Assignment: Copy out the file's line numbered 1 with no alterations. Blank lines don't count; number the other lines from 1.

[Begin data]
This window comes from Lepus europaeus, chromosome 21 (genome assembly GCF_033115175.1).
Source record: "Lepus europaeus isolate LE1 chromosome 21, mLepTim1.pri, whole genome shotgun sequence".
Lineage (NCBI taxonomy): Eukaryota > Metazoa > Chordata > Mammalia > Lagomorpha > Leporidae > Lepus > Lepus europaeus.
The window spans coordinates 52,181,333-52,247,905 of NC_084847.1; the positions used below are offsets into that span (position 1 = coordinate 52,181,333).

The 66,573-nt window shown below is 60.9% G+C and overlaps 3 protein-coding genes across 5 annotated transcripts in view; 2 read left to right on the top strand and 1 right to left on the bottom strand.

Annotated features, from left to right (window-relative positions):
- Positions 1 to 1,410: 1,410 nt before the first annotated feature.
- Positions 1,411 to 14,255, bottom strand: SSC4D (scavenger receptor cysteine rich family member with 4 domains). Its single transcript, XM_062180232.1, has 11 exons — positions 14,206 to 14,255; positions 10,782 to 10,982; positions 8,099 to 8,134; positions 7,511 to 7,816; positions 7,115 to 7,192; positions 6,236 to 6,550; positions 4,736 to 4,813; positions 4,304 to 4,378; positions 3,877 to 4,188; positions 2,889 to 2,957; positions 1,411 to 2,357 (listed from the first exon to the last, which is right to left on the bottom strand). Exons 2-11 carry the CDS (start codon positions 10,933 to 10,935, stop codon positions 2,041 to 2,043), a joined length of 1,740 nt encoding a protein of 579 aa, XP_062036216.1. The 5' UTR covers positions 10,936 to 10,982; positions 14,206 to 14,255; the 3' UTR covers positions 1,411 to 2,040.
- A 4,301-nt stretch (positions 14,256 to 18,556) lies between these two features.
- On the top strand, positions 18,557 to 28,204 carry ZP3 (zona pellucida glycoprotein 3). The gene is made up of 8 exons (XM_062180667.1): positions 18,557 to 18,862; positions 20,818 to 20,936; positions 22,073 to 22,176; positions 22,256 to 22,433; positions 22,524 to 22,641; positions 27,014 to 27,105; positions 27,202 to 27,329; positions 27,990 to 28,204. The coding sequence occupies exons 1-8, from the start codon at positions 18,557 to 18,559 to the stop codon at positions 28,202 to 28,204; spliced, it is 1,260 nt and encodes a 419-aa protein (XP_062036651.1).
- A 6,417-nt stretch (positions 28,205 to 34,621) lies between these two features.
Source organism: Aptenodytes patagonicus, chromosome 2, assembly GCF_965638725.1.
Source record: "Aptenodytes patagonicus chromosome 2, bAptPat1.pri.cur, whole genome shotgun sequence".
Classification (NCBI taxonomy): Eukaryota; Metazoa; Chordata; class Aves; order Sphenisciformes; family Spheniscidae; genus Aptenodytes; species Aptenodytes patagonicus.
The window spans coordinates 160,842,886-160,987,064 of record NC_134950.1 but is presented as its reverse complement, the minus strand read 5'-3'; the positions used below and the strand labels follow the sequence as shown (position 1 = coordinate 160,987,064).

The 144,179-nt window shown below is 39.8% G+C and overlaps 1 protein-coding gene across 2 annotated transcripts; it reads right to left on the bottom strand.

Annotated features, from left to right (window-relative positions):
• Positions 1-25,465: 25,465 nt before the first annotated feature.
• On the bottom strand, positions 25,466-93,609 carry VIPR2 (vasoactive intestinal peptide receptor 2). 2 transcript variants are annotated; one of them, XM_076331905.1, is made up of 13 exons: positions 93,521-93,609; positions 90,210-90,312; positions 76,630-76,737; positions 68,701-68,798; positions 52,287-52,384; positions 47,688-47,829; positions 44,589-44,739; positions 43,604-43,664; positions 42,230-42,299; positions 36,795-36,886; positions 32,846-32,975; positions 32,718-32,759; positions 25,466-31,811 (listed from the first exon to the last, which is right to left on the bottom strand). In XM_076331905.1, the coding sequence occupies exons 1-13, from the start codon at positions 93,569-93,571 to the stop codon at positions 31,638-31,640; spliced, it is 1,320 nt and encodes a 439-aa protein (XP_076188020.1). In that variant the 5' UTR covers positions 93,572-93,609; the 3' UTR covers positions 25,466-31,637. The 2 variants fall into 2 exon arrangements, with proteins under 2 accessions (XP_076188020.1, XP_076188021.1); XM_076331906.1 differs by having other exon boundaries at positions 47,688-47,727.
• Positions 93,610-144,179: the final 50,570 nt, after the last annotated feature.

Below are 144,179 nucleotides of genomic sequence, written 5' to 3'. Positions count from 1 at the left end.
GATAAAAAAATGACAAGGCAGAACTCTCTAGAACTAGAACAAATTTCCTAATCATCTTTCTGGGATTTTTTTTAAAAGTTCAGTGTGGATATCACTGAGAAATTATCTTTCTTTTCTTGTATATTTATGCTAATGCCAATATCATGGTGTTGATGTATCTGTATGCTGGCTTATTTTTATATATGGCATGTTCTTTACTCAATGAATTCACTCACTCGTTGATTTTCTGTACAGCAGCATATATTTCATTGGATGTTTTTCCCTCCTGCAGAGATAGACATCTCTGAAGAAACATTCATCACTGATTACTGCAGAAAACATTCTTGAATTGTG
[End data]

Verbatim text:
This window comes from Lepus europaeus, chromosome 21 (genome assembly GCF_033115175.1).